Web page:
The gut is a very long fermentation tube, so one could expect to see more cases like these in the future, as antibiotic use continues to escalate. Candida is known to cause gas and bloating, which are byproducts of fermentation. The amount of gas being produced as carbon dioxide from the fermentation process can be very significant and create discomfort and pain. It is not unusual to hear from someone suffering from candida that they feel as if they were 4 or 5 months pregnant. This person’s particular diagnosis of diverticulosis meant they were more likely to experience pain in the areas of the intestinal wall that was already weakened.

Although Gut Fermentation Syndrome is rare, there are cases on record. Kaji et al in 1984 presented the case of a 24-year old female who suffered from Gut Fermentation Syndrome due to Candida albicans and a 35-year old cook who had Candida krusei. Cordell and McCarthy, in 2013, presented the case of a 61-year old man who suffered from Gut Fermentation Syndrome due to Saccharomyces cerevisiae. His blood levels were reported to reach .33% and .40% without alcohol. Kaji cites 37 other documented cases and Iwata cited 12 cases in 1972.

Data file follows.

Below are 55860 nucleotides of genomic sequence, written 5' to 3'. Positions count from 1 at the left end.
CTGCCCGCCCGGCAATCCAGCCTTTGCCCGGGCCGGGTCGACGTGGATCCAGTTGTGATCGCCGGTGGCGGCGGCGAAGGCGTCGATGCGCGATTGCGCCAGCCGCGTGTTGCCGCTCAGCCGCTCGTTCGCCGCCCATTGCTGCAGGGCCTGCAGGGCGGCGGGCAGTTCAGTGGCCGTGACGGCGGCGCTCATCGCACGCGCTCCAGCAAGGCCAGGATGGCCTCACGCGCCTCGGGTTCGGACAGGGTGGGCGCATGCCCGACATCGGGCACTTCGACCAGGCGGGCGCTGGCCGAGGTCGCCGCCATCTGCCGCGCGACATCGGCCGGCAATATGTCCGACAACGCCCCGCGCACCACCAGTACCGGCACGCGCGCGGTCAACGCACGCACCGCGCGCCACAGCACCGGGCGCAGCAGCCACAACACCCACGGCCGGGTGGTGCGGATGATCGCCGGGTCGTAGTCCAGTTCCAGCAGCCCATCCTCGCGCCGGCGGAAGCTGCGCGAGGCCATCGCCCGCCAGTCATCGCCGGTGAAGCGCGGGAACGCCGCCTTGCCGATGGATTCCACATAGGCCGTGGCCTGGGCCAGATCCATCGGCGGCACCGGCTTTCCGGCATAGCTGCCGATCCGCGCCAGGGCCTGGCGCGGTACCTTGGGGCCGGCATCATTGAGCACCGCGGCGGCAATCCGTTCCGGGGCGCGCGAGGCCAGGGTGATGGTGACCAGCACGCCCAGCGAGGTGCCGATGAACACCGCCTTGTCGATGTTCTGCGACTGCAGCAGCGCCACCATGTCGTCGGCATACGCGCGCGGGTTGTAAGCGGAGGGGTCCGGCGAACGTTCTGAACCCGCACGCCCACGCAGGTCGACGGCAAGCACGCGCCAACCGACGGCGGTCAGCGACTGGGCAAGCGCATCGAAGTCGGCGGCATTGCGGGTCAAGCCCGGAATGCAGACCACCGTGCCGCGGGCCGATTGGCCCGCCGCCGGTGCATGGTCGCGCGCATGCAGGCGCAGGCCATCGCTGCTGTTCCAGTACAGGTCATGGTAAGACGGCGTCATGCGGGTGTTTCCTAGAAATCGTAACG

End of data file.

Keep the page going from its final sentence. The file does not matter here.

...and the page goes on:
A 2003 study by Awadhi et al, showed that a large percentage of people were walking around with elevated blood alcohol levels on a daily basis, although the levels were minimal. The study was done in the United Arab Emirates (UAE) with 1557 people who applying for work at the Abu Dhabi Police Station. The blood alcohol levels were .0035% in males and .0032% in females. Of particular interest in this study is that fact that the UAE has a zero tolerance for any elevated blood alcohol, yet everyday people in the UAE were shown to be walking around with minimally elevated levels as a part of their body’s normal metabolic process.